A beautifully illustrated examination of the women artists whose inspired search for artistic integrity and equality influenced Expressionist avant-garde culture Women Artists in Expressionism explores how women negotiated the competitive world of modern art during the late Wilhelmine and early Weimar periods in Germany. Their stories challenge predominantly male-oriented narratives of Expressionism and shed light on the divergent artistic responses of women to the dramatic events of the early twentieth century. Shulamith Behr shows how the posthumous critical reception of Paula Modersohn-Becker cast her as a prime agent of the feminization of the movement, and how Käthe Kollwitz used printmaking as a vehicle for technical innovation and sociopolitical commentary. She looks at the dynamic relationship between Marianne Werefkin and Gabriele Münter, whose different paths in life led them to the Blaue Reiter, a group of Expressionist artists that included Wassily Kandinsky and Paul Klee. Behr examines Nell Walden’s role as an influential art dealer, collector, and artist, who promoted women Expressionists during the First World War, and discusses how Dutch artist Jacoba van Heemskerck’s spiritual abstraction earned her the status of an honorary German Expressionist. She demonstrates how figures such as Rosa Schapire and Johanna Ey contributed to the development of the movement as spectators, critics, and collectors of male avant-gardism. Richly illustrated, Women Artists in Expressionism is a women-centered history that reveals the importance of emancipative ideals to the shaping of modernity and the avant-garde.

Women Artists on the Leading Edge

Author: Joan M. Marter

Publisher: Rutgers University Press

ISBN: 0813593360

Category: Art

Page: 224

View: 9112


How do students develop a personal style from their instruction in a visual arts program? Women Artists on the Leading Edge explores this question as it describes the emergence of an important group of young women artists from an innovative post-war visual arts program at Douglass College. The women who studied with avant-garde artists at Douglas were among the first students in the nation to be introduced to performance art, conceptual art, Fluxus, and Pop Art. These young artists were among the first to experience new approaches to artmaking that rejected the predominant style of the 1950s: Abstract Expressionism. The New Art espoused by faculty including Robert Watts, Allan Kaprow, Roy Lichtenstein, Geoffrey Hendricks, and others advocated that art should be based on everyday life. The phrase “anything can be art” was frequently repeated in the creation of Happenings, multi-media installations, and video art. Experimental approaches to methods of creation using a remarkable range of materials were investigated by these young women. Interdisciplinary aspects of the Douglass curriculum became the basis for performances, videos, photography, and constructions. Sculpture was created using new technologies and industrial materials. The Douglass women artists included in this book were among the first to implement the message and direction of their instructors. Ultimately, the artistic careers of these young women have reflected the successful interaction of students with a cutting-edge faculty. From this BA and MFA program in the Visual Arts emerged women such as Alice Aycock. Rita Myers, Joan Snyder, Mimi Smith, and Jackie Winsor, who went on to become lifelong innovators. Camaraderie was important among the Douglass art students, and many continue to be instructors within a close circle of associates from their college years. Even before the inception of the women’s art movement of the 1970s, these women students were encouraged to pursue professional careers, and to remain independent in their approach to making art. The message of the New Art was to relate one’s art production to life itself and to personal experiences. From these directions emerged a “proto-feminist” art of great originality identified with women’s issues. The legacy of these artists can be found in radical changes in art instruction since the 1950s, the promotion of non-hierarchical approaches to media, and acceptance of conceptual art as a viable art form.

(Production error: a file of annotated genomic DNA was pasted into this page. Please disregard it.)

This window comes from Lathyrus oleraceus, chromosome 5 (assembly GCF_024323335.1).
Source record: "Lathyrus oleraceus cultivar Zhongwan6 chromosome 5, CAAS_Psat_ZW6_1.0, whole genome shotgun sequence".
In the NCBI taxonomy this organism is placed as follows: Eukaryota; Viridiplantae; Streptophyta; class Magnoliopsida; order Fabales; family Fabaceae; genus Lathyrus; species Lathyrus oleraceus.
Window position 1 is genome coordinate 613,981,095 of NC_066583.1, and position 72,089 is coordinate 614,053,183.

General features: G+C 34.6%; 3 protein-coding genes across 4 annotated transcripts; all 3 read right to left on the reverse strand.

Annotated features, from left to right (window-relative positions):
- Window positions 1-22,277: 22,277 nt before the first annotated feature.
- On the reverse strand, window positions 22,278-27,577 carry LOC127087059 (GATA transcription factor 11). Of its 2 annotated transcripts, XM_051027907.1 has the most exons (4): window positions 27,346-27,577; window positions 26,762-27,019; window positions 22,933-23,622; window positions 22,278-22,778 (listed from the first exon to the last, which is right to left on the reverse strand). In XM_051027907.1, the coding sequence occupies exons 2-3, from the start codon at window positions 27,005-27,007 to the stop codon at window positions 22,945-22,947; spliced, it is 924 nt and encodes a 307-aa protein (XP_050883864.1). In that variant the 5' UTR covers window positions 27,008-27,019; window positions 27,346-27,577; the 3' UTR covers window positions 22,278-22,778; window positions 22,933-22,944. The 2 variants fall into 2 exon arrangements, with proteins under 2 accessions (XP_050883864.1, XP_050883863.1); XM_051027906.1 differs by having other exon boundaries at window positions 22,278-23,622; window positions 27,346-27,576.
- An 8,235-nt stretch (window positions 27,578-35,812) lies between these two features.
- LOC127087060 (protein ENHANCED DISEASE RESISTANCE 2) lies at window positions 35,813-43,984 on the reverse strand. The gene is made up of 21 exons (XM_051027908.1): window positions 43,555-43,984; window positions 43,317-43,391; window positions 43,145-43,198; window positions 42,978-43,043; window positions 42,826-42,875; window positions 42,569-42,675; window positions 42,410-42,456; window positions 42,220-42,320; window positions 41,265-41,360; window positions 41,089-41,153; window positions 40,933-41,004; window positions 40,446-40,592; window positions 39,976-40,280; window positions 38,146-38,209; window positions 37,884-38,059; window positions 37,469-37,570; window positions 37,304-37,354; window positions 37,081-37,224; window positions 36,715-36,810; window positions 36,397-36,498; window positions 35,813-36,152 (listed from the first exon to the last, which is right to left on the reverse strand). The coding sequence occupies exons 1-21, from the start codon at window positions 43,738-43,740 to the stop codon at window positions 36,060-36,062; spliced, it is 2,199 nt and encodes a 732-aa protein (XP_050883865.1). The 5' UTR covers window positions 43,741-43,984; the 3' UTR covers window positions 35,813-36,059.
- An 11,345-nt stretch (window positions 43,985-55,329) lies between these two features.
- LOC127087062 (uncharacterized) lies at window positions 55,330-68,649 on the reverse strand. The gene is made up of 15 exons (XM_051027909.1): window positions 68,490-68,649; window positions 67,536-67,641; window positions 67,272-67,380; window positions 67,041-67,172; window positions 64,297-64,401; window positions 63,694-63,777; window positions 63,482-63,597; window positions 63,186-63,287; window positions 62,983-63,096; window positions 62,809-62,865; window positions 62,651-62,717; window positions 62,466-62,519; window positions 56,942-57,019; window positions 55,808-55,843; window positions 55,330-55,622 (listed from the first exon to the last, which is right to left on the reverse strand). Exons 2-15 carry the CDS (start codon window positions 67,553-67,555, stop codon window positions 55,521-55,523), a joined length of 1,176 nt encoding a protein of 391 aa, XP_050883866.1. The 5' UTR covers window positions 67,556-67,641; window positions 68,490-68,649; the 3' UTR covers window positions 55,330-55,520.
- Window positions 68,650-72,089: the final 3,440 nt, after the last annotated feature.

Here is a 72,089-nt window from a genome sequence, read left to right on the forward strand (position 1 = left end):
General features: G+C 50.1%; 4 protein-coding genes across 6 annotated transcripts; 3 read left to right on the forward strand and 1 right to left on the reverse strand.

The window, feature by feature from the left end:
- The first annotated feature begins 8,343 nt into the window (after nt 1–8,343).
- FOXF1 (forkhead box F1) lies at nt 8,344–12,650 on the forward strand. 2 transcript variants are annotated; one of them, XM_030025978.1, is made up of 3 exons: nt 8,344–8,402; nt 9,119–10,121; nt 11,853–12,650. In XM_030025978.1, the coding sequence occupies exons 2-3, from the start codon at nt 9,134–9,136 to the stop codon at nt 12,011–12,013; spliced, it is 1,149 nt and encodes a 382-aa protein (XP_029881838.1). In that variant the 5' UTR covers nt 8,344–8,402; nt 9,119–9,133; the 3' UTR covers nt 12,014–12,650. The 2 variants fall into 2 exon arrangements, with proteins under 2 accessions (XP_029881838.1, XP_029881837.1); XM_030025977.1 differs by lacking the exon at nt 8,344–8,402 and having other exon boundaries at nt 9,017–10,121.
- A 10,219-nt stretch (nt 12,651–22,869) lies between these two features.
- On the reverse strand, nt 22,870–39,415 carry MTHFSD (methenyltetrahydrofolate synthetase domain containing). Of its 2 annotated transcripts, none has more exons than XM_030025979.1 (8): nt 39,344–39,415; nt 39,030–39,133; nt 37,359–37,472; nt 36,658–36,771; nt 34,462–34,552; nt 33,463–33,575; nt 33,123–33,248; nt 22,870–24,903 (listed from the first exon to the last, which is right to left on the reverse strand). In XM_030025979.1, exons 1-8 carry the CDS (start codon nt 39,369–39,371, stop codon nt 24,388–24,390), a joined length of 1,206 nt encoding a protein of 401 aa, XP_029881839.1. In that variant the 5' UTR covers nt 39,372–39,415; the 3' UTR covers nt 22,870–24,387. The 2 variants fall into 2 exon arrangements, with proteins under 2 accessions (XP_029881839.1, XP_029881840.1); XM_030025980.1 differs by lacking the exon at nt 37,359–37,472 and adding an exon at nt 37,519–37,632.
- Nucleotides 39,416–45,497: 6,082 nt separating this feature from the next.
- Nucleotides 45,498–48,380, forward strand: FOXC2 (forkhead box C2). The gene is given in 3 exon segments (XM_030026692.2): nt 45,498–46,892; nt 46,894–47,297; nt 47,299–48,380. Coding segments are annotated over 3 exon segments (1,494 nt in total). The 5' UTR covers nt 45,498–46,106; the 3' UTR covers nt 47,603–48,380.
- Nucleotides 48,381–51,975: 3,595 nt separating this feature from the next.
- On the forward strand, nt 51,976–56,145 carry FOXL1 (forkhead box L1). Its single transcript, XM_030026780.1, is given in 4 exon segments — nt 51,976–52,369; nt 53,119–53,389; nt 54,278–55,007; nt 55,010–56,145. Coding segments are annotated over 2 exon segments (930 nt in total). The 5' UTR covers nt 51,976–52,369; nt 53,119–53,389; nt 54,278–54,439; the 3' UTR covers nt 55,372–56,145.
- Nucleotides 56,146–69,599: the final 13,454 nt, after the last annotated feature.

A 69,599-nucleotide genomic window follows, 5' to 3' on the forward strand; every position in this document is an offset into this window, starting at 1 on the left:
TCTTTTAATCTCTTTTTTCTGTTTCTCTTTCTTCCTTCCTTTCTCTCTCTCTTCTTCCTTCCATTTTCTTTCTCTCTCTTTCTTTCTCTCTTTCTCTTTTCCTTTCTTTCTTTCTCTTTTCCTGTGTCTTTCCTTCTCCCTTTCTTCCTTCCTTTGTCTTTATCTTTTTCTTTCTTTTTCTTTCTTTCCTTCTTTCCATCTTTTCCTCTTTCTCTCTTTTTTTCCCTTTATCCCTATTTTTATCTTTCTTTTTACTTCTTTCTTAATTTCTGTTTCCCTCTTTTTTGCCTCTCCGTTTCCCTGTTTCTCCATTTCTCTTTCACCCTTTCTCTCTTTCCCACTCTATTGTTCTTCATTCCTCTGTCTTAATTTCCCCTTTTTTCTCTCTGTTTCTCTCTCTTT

Women Artists of the American West

Author: Susan R. Ressler

Publisher: McFarland

ISBN: 9780786410545

Category: Art

Page: 412

View: 1916


Profiles more than 150 women artists of the nineteenth and twentieth centuries from the American West, offers fifteen interpretive essays, and includes nearly three hundred reproductions of their works.